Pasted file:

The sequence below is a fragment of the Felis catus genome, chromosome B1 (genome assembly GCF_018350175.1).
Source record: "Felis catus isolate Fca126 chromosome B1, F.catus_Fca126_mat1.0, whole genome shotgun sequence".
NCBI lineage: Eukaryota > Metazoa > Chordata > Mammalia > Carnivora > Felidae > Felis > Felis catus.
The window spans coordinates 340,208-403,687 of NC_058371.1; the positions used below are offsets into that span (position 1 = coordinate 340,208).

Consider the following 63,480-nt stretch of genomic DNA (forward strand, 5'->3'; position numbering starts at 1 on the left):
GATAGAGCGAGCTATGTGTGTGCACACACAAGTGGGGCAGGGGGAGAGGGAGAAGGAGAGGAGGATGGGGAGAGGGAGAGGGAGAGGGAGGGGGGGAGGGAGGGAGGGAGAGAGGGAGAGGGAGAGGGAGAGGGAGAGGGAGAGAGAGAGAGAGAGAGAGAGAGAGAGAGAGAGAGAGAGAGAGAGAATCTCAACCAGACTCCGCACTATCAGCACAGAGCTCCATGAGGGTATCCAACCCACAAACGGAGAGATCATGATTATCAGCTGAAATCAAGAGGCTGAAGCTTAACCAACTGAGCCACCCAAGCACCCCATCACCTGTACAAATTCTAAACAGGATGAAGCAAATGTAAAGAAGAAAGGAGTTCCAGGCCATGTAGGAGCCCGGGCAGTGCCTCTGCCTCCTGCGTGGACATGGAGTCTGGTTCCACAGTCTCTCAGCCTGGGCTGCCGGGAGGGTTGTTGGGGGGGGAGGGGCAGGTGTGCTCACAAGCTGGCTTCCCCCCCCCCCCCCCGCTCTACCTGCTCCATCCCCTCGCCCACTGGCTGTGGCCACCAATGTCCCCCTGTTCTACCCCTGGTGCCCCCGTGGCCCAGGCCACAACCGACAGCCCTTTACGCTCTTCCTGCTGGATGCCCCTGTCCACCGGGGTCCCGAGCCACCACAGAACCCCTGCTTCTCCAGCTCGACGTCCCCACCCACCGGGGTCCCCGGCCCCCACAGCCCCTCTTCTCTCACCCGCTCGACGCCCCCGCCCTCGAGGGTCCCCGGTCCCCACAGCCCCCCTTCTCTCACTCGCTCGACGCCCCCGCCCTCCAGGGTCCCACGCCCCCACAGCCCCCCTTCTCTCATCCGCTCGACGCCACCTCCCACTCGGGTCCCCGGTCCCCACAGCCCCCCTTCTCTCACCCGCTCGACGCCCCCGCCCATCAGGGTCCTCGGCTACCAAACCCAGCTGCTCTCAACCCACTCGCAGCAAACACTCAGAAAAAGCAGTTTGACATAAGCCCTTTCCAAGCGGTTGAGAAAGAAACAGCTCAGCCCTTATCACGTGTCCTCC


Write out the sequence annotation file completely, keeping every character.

The sequence below is a fragment of the Felis catus genome, chromosome B1 (genome assembly GCF_018350175.1).
Source record: "Felis catus isolate Fca126 chromosome B1, F.catus_Fca126_mat1.0, whole genome shotgun sequence".
NCBI lineage: Eukaryota > Metazoa > Chordata > Mammalia > Carnivora > Felidae > Felis > Felis catus.
The window spans coordinates 340,208-403,687 of NC_058371.1; the positions used below are offsets into that span (position 1 = coordinate 340,208).

Consider the following 63,480-nt stretch of genomic DNA (forward strand, 5'->3'; position numbering starts at 1 on the left):
GATAGAGCGAGCTATGTGTGTGCACACACAAGTGGGGCAGGGGGAGAGGGAGAAGGAGAGGAGGATGGGGAGAGGGAGAGGGAGAGGGAGGGGGGGAGGGAGGGAGGGAGAGAGGGAGAGGGAGAGGGAGAGGGAGAGGGAGAGAGAGAGAGAGAGAGAGAGAGAGAGAGAGAGAGAGAGAGAGAGAATCTCAACCAGACTCCGCACTATCAGCACAGAGCTCCATGAGGGTATCCAACCCACAAACGGAGAGATCATGATTATCAGCTGAAATCAAGAGGCTGAAGCTTAACCAACTGAGCCACCCAAGCACCCCATCACCTGTACAAATTCTAAACAGGATGAAGCAAATGTAAAGAAGAAAGGAGTTCCAGGCCATGTAGGAGCCCGGGCAGTGCCTCTGCCTCCTGCGTGGACATGGAGTCTGGTTCCACAGTCTCTCAGCCTGGGCTGCCGGGAGGGTTGTTGGGGGGGGAGGGGCAGGTGTGCTCACAAGCTGGCTTCCCCCCCCCCCCCCCGCTCTACCTGCTCCATCCCCTCGCCCACTGGCTGTGGCCACCAATGTCCCCCTGTTCTACCCCTGGTGCCCCCGTGGCCCAGGCCACAACCGACAGCCCTTTACGCTCTTCCTGCTGGATGCCCCTGTCCACCGGGGTCCCGAGCCACCACAGAACCCCTGCTTCTCCAGCTCGACGTCCCCACCCACCGGGGTCCCCGGCCCCCACAGCCCCTCTTCTCTCACCCGCTCGACGCCCCCGCCCTCGAGGGTCCCCGGTCCCCACAGCCCCCCTTCTCTCACTCGCTCGACGCCCCCGCCCTCCAGGGTCCCACGCCCCCACAGCCCCCCTTCTCTCATCCGCTCGACGCCACCTCCCACTCGGGTCCCCGGTCCCCACAGCCCCCCTTCTCTCACCCGCTCGACGCCCCCGCCCATCAGGGTCCTCGGCTACCAAACCCAGCTGCTCTCAACCCACTCGCAGCAAACACTCAGAAAAAGCAGTTTGACATAAGCCCTTTCCAAGCGGTTGAGAAAGAAACAGCTCAGCCCTTATCACGTGTCCTCC